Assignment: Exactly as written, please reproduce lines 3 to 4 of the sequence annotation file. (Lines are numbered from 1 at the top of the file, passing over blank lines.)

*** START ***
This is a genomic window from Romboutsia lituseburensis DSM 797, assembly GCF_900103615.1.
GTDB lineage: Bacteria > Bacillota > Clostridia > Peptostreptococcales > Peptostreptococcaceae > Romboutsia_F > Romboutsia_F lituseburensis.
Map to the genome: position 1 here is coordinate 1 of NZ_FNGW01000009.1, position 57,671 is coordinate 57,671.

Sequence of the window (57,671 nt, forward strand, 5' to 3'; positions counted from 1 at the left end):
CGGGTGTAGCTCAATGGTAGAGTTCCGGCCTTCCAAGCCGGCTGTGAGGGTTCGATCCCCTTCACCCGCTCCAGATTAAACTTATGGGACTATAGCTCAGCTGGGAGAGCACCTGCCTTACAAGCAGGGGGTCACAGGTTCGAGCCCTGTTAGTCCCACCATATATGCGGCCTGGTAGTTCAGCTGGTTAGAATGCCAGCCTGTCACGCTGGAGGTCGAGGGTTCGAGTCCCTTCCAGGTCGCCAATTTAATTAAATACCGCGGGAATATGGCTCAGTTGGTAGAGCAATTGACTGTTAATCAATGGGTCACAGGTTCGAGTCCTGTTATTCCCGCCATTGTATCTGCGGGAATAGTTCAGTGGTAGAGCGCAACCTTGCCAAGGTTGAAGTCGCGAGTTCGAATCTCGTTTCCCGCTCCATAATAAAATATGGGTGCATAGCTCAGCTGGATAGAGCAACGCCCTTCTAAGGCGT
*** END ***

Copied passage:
Map to the genome: position 1 here is coordinate 1 of NZ_FNGW01000009.1, position 57,671 is coordinate 57,671.

Sequence of the window (57,671 nt, forward strand, 5' to 3'; positions counted from 1 at the left end):